Spokesperson for Spanish bishops laments approval of trans law

Blanca Ruiz   By Blanca Ruiz for CNA

Bishop Luis Argüello, spokesman for the Spanish bishops’ conference and auxiliary bishop of Valladolid / Screenshot, CEE/YouTube

ACI Prensa Staff, Jun 30, 2021 / 17:00 pm (CNA).

Following the approval of the so-called “Trans Law” by Spain’s Council of Ministers, Luis Argüello, the spokesman for the Spanish Bishops’ Conference and auxiliary bishop of Valladolid, said that this law “transforms feelings into a legal category and enthrones the will to do whatever one wants without any limits.”

Argüello stressed that the draft law “ignores the sexual reality of all the cells of the body and above all, it despises people who are suffering by proposing they change their National Identity Document (DNI) as a way out” of their gender dysphoria crisis.

The Spanish government’s Council of Ministers approved on June 29 the bill entitled “the real and effective equality of trans people and for the guarantee of LGTBI rights,” otherwise known as the “Trans Law.”

The legislation can now go to the Congress of Deputies (lower house), to begin the legislative process.

The draft text provides for self-determination of gender so a person can change one’s name and sex on the DNI just by presenting a declaration, without the need for providing medical reports or proof of having started hormone treatments – which current law requires.

The legal change of sex can be requested beginning at the age of 12, with judicial authorization. For those 14 to 16 years old, it can be requested with the consent of parents or legal representatives; after 16 years of age, the person can go to the civil registry office alone and request the change, without the need for anyone to certify the change.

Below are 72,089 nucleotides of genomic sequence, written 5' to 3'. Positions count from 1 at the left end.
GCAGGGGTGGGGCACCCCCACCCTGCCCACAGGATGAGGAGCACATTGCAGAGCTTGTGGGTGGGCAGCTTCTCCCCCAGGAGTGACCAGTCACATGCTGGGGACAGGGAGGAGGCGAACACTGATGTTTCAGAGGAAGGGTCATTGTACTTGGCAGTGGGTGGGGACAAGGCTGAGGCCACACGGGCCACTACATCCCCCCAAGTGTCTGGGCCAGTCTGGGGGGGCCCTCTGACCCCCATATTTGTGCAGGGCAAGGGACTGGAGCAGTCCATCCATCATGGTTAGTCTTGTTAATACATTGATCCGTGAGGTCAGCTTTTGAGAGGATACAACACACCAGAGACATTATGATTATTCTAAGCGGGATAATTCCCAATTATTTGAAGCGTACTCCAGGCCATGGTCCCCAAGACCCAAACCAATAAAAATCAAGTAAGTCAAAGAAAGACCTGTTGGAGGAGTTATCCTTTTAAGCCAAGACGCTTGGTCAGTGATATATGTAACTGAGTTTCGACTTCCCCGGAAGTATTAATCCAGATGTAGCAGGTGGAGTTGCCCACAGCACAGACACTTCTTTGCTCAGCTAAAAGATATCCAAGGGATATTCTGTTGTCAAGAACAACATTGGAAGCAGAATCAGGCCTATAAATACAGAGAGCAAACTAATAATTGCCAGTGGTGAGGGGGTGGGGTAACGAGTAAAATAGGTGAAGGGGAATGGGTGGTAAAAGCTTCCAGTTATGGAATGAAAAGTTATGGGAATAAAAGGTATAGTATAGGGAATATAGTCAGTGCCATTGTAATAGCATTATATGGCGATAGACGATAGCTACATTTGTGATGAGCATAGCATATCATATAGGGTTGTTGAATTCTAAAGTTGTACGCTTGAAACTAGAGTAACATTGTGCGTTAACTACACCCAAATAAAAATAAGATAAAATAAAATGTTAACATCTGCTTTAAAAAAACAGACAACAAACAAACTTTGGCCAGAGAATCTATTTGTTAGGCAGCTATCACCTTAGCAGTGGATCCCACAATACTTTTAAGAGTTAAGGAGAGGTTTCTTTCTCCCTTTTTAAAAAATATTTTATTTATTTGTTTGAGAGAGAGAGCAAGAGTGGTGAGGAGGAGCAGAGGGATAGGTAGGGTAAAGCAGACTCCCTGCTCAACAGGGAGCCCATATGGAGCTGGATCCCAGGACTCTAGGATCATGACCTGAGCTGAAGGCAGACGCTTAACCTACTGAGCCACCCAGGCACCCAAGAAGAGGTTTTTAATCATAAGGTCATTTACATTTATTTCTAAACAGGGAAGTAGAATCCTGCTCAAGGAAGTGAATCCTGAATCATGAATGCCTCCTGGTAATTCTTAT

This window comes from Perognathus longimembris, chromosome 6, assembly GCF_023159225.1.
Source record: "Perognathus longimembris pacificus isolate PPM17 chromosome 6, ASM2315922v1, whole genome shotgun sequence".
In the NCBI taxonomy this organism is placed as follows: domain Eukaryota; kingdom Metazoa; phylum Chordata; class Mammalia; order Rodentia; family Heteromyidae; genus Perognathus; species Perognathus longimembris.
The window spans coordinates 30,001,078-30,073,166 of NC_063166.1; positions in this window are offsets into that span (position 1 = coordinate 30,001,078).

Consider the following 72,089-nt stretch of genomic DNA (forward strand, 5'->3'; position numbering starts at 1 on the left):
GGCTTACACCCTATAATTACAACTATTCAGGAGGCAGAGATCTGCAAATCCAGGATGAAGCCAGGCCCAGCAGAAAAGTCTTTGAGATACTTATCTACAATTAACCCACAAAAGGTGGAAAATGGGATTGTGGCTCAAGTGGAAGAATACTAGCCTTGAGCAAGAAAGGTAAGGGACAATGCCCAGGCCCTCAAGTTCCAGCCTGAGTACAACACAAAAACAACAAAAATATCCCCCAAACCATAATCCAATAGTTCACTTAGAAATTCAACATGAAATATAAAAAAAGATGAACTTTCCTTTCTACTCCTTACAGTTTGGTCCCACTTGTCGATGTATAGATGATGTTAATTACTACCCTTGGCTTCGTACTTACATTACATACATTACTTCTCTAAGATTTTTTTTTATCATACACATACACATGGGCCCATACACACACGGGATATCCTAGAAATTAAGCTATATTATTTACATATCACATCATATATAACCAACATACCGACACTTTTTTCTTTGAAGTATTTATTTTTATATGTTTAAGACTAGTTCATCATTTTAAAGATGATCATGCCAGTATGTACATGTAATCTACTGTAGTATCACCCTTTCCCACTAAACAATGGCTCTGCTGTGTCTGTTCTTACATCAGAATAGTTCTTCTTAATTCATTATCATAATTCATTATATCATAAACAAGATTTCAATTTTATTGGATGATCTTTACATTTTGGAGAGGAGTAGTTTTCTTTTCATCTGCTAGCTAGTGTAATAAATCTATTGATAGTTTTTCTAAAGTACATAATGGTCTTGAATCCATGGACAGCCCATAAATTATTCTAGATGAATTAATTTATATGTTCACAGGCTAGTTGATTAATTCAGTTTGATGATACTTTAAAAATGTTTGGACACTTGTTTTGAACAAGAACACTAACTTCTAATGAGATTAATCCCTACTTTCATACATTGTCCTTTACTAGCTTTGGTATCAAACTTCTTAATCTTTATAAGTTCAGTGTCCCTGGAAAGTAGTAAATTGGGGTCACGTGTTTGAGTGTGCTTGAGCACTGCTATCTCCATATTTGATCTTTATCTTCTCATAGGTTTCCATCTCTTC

This law also prohibits conversion therapy, punishable by fines of up to 150,000 euros.

Fines range between 200 to 2,000 euros for minor infractions, such as offending people for their gender identity; fines between 2,001 and 10,000 euros would exist for serious offenses such as a website provider not removing offensive expressions.

Fines ranging between 10,001 and 150,000 euros would be enforced for the most serious infractions, such as using or disseminating textbooks and materials in schools “that present people as superior or inferior in human dignity based on their orientation and sexual identity, expression of gender or sexual characteristics.”

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